Commentaries

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Back into the mists of time with the CFTC

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  This is not the first time that the CFTC has considered the issue of “excessive speculation” and position limits. 
   In the wake of the Hunt Brothers silver scandal, Congress directed the Commission to submit a report on the events in the silver market (see timeline below, reproduced from the CFTC website). 
   The CFTC also considered the broader question of whether “unchecked speculation” could pose a danger to markets.  On that occassion the Commission concluded: 
 
“It appears that the capacity of any contract market to absorb the establishment and liquidation of large speculative positions in an orderly manner is related to the relative size of such positions, i.e., the capacity of the market is not unlimited. Recent events in the silver market would support a finding that the capacity of a liquid futures market to absorb large speculative positions is not unlimited, notwithstanding mitigating characteristics of the underlying cash market.” 

“Establishment of Speculative Position Limits,” 46 Fed Reg. 50938, 509040 (October 16, 1981).
 
  So the Commission has considered these questions before.  Last time, it concluded that position limits were necessary to safeguard the effective functioning and price discovery mechanism of the market. 
  What seems to have happened since then is that the Commission was (gradually) persuaded to change its view as part of the broad thrust away from government regulation and towards “self-regulation” that dominated policymaking in the 1980s and 1990s.  Seeing little point in the position limits themselves, the CFTC was comfortable granting an increasing number of exemptions to them.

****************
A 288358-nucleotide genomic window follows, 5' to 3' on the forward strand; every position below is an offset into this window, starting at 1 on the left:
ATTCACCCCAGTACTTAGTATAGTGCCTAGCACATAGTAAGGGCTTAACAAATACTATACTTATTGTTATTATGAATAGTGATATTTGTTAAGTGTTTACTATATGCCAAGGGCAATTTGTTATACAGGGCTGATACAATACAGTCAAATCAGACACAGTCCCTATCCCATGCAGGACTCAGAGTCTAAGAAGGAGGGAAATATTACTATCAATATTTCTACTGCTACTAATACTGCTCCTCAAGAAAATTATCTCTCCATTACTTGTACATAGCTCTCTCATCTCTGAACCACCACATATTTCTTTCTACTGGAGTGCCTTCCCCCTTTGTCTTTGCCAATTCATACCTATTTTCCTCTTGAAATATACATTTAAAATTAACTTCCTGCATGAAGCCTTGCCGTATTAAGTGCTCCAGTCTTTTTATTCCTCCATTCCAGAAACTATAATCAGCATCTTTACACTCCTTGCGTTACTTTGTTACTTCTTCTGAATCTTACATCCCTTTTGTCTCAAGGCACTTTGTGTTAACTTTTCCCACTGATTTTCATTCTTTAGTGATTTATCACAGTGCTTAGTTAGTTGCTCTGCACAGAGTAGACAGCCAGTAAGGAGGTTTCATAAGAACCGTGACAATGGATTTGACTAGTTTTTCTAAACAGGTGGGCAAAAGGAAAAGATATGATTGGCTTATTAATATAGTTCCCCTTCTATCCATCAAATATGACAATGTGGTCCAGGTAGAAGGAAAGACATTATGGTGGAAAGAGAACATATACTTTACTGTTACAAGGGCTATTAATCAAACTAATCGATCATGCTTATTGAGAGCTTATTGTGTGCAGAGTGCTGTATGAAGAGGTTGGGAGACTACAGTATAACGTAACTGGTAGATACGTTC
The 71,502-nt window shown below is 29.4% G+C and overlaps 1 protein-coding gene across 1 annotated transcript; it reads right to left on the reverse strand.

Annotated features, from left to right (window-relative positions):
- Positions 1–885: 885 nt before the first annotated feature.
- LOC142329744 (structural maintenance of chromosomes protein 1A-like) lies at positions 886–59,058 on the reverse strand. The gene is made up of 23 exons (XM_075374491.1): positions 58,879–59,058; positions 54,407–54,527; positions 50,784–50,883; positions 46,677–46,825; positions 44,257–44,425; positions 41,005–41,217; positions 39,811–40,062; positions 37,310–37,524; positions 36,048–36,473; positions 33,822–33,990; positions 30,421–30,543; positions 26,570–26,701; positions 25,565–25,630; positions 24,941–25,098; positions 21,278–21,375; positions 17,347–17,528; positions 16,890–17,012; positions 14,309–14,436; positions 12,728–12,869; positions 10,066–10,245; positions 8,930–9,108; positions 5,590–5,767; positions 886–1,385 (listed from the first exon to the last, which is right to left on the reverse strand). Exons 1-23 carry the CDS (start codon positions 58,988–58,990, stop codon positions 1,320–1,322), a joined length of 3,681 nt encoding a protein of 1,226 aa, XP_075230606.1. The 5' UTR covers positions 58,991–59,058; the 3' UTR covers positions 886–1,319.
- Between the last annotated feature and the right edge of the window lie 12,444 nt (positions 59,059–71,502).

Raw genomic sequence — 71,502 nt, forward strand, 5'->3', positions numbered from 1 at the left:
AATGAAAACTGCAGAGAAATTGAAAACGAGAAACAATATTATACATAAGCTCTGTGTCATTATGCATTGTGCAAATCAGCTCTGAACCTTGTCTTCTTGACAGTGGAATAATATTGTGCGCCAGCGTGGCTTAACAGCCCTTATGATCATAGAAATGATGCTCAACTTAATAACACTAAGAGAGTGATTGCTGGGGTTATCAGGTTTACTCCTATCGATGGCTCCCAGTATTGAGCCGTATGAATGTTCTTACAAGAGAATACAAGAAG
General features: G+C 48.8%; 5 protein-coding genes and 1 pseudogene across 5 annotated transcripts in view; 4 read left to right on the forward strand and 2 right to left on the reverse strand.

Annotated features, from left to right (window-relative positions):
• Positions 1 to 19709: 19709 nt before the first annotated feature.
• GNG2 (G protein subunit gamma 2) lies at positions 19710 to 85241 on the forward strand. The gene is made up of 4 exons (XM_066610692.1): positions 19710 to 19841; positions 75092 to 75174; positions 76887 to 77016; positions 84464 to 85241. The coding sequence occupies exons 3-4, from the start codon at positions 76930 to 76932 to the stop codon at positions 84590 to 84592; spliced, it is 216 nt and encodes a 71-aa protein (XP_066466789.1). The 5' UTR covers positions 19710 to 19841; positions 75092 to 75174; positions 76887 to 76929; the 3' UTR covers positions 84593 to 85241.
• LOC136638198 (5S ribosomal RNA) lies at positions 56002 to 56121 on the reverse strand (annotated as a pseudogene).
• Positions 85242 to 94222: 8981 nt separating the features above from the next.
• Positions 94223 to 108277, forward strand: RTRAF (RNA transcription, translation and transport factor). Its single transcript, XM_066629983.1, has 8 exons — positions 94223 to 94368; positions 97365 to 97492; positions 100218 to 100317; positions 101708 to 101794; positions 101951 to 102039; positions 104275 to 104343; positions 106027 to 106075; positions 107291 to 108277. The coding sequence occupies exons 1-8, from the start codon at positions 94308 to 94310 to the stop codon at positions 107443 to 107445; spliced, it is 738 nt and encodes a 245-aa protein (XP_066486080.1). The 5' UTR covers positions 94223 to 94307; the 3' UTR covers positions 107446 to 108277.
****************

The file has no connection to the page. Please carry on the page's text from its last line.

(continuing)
Now the pendulum is swinging back.  For a full discussion of the issues now before the Commission, most people could do worse than go find the relevant entries in the Federal Register for 1980-81. 
  History most definitely rhymes, even if it does not quite repeat exactly. 

CFTC TIMELINE
 
March 28, 1980—After careful consideration of a host of market factors, the CFTC votes not to use its emergency powers to order a suspension of trading in silver futures as prices plummet.

May 29, 1981—As required by Public Law 96-276, the CFTC transmits to Congress a report on events in the silver market during late 1979 and early 1980, and on issues involving futures contracts on financial instruments.

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